Five for Friday: Healthy Dirt, LEGO Conquers World, Mythical Robert E. Lee

CHICAGO, IL (June 9, 2017) — Covenanters routinely share links to social media articles and videos that Covenant News Service believes may be of interest to others. Each Friday we post five of them. Following is a sample of those submissions—their inclusion does not represent an endorsement by the Covenant of any views expressed.

Dirt Has a Microbiome that Could Save Your Life

Sometimes when we try to protect ourselves, we make matters worse. So maybe it’s time to stop telling your kids to stop playing in the dirt. This week the New York Times also discussed the same general topic from inside the house in an article asking, “Are Pets the New Probiotic?” 

From the article: “No one would blame you for not wanting your body to be infested with creatures from your garden. But maybe you should rethink your position. Your garden has its own microbiome, and research suggests it’s good for you. Our health depends on the flourishing microbiome in our guts—and on how much of the natural world’s microbiome we let infiltrate.”

LEGO: The World’s Most Powerful Brand

In 2003, the iconic company was $800 million in debt and its death seemed a certainty. Then they made some difficult and creative decisions. In 2015, they sold $1 billion in product in the United States alone. Their revival has been called the greatest turnaround in history.

From the article: “Indeed, it has been called the Apple of toys: a profit-generating, design-driven miracle built around premium, intuitive, covetable hardware that fans can’t get enough of. Last year Lego sold 75bn bricks. Lego people—‘Minifigures’—the 4cm-tall yellow characters with dotty eyes, permanent grins, hooks for hands and pegs for legs—outnumber humans.”

The Myth of the Kindly General Robert E. Lee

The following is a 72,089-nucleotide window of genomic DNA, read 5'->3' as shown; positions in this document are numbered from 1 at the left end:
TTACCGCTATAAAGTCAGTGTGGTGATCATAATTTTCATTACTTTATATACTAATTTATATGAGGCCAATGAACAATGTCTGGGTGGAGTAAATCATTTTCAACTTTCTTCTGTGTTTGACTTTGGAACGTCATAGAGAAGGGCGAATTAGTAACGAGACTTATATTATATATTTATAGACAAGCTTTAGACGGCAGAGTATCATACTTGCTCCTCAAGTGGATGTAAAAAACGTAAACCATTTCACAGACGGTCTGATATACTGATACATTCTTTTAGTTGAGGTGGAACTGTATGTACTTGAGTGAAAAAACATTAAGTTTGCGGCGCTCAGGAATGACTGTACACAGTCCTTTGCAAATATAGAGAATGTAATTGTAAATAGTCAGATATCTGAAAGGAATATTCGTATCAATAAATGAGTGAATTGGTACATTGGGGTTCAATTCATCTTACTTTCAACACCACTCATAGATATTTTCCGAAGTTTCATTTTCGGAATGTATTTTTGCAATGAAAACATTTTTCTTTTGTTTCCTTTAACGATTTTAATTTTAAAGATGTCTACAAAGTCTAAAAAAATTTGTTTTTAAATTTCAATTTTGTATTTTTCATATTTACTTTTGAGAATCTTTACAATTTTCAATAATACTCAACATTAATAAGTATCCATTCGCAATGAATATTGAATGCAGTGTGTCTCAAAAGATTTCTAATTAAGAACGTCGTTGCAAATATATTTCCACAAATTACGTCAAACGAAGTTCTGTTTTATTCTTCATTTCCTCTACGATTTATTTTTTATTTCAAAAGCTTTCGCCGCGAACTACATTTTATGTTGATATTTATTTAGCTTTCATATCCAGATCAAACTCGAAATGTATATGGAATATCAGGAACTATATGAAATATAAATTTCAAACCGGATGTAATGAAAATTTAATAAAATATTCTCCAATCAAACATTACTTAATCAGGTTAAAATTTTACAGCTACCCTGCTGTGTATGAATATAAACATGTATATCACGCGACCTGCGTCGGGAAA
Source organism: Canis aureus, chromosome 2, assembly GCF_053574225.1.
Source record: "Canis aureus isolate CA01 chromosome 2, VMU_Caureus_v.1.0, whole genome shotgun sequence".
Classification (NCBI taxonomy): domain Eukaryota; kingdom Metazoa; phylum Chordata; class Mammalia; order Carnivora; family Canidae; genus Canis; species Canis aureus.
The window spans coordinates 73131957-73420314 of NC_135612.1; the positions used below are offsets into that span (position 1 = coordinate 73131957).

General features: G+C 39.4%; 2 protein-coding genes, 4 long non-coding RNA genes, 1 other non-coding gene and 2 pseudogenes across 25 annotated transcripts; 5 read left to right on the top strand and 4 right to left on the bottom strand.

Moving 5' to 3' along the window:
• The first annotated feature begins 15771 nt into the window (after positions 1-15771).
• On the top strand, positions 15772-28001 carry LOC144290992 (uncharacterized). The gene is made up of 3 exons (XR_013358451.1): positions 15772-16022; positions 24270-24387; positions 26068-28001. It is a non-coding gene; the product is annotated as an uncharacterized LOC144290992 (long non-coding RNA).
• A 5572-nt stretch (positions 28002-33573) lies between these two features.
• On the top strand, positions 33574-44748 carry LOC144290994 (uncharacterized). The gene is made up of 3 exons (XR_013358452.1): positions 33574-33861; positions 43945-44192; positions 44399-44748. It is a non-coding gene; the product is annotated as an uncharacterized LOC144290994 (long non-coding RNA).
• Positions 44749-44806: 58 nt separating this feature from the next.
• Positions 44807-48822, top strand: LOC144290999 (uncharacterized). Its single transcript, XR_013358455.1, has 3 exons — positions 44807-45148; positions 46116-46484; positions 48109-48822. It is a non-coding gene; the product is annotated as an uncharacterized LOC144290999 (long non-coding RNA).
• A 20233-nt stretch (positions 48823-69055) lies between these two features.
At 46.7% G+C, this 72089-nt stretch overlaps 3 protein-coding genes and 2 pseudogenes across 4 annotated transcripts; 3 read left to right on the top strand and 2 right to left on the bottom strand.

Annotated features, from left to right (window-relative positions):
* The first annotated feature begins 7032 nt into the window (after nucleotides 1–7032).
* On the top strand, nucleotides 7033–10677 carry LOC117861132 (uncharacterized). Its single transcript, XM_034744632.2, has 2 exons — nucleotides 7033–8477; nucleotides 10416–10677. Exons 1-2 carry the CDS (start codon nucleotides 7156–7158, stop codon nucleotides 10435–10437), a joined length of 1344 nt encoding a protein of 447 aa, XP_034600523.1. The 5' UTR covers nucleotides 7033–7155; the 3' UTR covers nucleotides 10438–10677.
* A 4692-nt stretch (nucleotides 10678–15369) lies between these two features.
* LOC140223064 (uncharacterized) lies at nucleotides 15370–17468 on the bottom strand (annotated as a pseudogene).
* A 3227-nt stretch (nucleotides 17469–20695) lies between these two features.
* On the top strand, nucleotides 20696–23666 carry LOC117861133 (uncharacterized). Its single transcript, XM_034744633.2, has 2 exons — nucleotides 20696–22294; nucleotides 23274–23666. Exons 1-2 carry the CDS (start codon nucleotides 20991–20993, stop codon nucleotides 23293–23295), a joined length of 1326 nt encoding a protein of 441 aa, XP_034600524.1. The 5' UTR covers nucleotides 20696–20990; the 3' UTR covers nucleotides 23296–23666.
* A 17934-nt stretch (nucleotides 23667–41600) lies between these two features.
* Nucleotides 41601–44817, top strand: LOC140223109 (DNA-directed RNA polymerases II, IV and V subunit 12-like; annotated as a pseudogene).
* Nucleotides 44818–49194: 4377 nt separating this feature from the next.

General Robert E. Lee often has long been portrayed as an honorable man of Christian faith who personally abhorred slavery and was a military genius. But that isn’t close to the truth, says writer Adam Serwer, who wrote a follow-up response to a critique of the original piece.

From the article: “The strangest part about the continued personality cult of Robert E. Lee is how few of the qualities his admirers profess to see in him he actually possessed.… White supremacy does not ‘violate’ Lee’s ‘most fundamental convictions.’ White supremacy was one of Lee’s most fundamental convictions. He wrote of slavery in a letter that, ‘I think it however a greater evil to the white man than to the black race, & while my feelings are strongly enlisted in behalf of the latter, my sympathies are more strong for the former. The blacks are immeasurably better off here than in Africa, morally, socially & physically.’”

The Giant Ark Is Just the Beginning

The creators of the $120 million Ark Encounter have even bigger plans to share their beliefs in a literal interpretation of Scripture. According to them, the Ark already is on track to attract one million people by the end of summer.

From the article: “The 65-year-old Australian and his partners, Mike Zovath and Mark Looy, have launched an ambitious 10-to-12-year plan to re-create a walled city from the time of Noah and a 1st-century village from the time of Jesus. Also, a Tower of Babel, concept snack shacks, a 3,200-seat amphitheater and a 10-plagues-of-Egypt thrill ride.”

The Horrors of Getting Hit by a Pitch

Sports provide a wealth of life lessons. This article is for any enthusiast, as well as any parent, writer, or preacher looking for a good illustration. (It’s also just a fun read.) Did you know hitters
have all of 0.28 seconds to decide whether they are going to swing or get out of the way?

From the article: “To me, the hit-by-pitch epitomizes the game of baseball,” Padres catcher John Baker said. “The hit batsman, and the game, is all about, How much can you handle? How much pain can you handle? How much failure can you handle? How much embarrassment and fear can you handle? Those that handle it best are the ones that play the game for a long time.”

 

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About the Author

Stan Friedman

Stan Friedman is the news and online editor for the Covenant Companion and is grateful for the opportunity to serve in a job that combines his newspaper and pastoral ministry experience. He has been to 15 Bruce Springsteen concerts in four cities and listened to “Thunder Road” an average of at least once a day for 41 years.

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